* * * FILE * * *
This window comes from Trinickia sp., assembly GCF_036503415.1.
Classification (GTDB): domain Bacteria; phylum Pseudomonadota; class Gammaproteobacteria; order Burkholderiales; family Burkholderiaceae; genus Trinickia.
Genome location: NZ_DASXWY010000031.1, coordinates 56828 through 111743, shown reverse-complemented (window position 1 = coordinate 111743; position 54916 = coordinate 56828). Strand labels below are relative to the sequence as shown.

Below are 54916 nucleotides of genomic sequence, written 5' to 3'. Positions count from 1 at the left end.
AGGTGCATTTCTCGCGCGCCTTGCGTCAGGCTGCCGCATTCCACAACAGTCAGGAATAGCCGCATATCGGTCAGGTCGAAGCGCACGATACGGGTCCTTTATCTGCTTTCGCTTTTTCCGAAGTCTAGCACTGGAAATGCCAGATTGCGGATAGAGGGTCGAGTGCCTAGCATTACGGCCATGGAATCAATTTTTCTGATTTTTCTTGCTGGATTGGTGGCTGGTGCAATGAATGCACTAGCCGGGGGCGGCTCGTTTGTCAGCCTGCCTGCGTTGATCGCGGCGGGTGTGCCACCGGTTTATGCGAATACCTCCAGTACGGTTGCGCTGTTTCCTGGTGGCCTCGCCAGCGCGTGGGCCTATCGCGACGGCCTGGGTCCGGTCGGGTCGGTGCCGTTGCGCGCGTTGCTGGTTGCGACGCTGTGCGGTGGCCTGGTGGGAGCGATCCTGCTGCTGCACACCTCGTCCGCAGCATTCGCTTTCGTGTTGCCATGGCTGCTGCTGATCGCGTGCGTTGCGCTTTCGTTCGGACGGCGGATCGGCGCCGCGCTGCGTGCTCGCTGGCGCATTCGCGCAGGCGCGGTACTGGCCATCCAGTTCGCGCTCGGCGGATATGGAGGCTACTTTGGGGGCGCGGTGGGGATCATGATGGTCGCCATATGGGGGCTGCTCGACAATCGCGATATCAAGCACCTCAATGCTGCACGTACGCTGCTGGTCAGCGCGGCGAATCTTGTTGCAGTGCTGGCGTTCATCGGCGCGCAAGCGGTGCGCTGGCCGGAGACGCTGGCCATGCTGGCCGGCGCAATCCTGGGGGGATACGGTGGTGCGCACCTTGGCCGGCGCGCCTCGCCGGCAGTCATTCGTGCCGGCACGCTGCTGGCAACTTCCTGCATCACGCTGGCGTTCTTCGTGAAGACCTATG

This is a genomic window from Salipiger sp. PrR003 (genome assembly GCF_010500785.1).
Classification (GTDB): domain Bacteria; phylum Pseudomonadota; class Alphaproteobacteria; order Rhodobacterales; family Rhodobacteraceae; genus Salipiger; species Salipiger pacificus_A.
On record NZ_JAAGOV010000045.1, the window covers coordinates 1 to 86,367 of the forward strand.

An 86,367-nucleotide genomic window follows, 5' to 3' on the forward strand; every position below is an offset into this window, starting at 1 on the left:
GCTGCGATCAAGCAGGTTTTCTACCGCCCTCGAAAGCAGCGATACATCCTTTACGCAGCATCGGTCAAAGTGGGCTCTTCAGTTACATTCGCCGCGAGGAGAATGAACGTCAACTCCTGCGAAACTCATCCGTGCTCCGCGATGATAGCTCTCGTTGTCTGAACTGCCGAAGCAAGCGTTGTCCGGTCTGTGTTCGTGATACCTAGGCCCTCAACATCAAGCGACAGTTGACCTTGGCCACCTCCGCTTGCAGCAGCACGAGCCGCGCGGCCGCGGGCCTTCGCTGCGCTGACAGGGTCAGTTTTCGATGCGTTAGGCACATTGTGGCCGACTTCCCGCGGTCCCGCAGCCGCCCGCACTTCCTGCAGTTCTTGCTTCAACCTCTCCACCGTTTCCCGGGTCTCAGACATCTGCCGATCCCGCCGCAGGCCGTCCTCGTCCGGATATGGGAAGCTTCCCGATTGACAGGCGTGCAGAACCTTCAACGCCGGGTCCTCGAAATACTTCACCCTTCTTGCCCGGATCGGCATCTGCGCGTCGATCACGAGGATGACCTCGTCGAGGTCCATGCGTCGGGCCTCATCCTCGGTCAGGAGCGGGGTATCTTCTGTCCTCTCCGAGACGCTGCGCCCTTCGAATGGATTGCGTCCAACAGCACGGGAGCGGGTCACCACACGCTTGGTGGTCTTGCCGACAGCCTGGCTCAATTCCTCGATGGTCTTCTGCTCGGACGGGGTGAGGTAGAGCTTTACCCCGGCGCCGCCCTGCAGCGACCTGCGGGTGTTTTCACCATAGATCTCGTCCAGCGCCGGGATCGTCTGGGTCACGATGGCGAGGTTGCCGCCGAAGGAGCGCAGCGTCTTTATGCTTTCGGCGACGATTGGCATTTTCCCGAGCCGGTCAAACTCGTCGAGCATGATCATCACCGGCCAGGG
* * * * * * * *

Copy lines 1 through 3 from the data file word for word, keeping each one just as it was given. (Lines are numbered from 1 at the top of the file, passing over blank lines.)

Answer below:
This window comes from Trinickia sp., assembly GCF_036503415.1.
Classification (GTDB): domain Bacteria; phylum Pseudomonadota; class Gammaproteobacteria; order Burkholderiales; family Burkholderiaceae; genus Trinickia.
Genome location: NZ_DASXWY010000031.1, coordinates 56828 through 111743, shown reverse-complemented (window position 1 = coordinate 111743; position 54916 = coordinate 56828). Strand labels below are relative to the sequence as shown.